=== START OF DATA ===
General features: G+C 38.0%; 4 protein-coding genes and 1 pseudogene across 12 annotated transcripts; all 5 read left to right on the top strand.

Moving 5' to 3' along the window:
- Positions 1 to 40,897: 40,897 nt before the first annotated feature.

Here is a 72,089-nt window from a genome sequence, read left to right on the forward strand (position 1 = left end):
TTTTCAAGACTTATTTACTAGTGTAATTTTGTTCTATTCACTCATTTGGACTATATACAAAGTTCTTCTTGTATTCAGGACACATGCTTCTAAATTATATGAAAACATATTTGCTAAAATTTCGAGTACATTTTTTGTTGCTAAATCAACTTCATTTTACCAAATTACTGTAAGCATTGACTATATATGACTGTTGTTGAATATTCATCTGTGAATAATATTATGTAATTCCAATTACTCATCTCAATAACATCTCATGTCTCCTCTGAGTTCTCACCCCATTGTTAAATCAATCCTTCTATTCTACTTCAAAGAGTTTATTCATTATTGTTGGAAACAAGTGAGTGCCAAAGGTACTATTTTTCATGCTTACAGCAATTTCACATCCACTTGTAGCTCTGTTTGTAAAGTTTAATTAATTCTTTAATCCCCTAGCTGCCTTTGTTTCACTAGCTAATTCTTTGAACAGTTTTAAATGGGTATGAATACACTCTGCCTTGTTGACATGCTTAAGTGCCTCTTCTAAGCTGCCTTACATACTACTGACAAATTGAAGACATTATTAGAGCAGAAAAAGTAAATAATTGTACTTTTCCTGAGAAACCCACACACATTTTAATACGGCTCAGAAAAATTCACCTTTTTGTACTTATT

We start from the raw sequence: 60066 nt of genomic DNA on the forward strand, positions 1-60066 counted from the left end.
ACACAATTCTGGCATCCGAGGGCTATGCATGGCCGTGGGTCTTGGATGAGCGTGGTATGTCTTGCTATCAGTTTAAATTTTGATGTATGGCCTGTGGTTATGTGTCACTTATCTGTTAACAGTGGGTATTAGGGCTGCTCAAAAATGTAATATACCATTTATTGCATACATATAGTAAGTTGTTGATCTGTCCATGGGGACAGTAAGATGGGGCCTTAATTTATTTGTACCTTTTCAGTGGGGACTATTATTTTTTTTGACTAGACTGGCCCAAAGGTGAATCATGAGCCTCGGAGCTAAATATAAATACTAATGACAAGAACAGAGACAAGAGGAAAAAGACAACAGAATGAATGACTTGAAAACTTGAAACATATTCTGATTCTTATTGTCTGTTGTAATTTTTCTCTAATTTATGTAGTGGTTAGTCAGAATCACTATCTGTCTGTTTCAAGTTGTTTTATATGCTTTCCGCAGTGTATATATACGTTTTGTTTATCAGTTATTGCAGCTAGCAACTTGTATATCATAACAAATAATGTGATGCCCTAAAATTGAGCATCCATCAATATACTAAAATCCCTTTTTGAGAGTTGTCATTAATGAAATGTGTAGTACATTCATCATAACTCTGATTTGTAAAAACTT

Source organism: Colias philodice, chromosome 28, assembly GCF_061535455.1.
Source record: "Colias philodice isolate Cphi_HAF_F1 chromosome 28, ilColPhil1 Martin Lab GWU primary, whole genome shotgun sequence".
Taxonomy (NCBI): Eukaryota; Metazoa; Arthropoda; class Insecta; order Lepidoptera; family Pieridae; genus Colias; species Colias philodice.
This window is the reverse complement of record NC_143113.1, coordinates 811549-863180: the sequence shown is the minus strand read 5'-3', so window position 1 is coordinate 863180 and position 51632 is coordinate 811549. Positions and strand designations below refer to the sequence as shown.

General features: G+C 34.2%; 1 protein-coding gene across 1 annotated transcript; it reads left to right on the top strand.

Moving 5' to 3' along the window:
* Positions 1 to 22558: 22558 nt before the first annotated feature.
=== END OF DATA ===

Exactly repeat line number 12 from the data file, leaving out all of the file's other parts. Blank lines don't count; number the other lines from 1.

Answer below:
General features: G+C 34.2%; 1 protein-coding gene across 1 annotated transcript; it reads left to right on the top strand.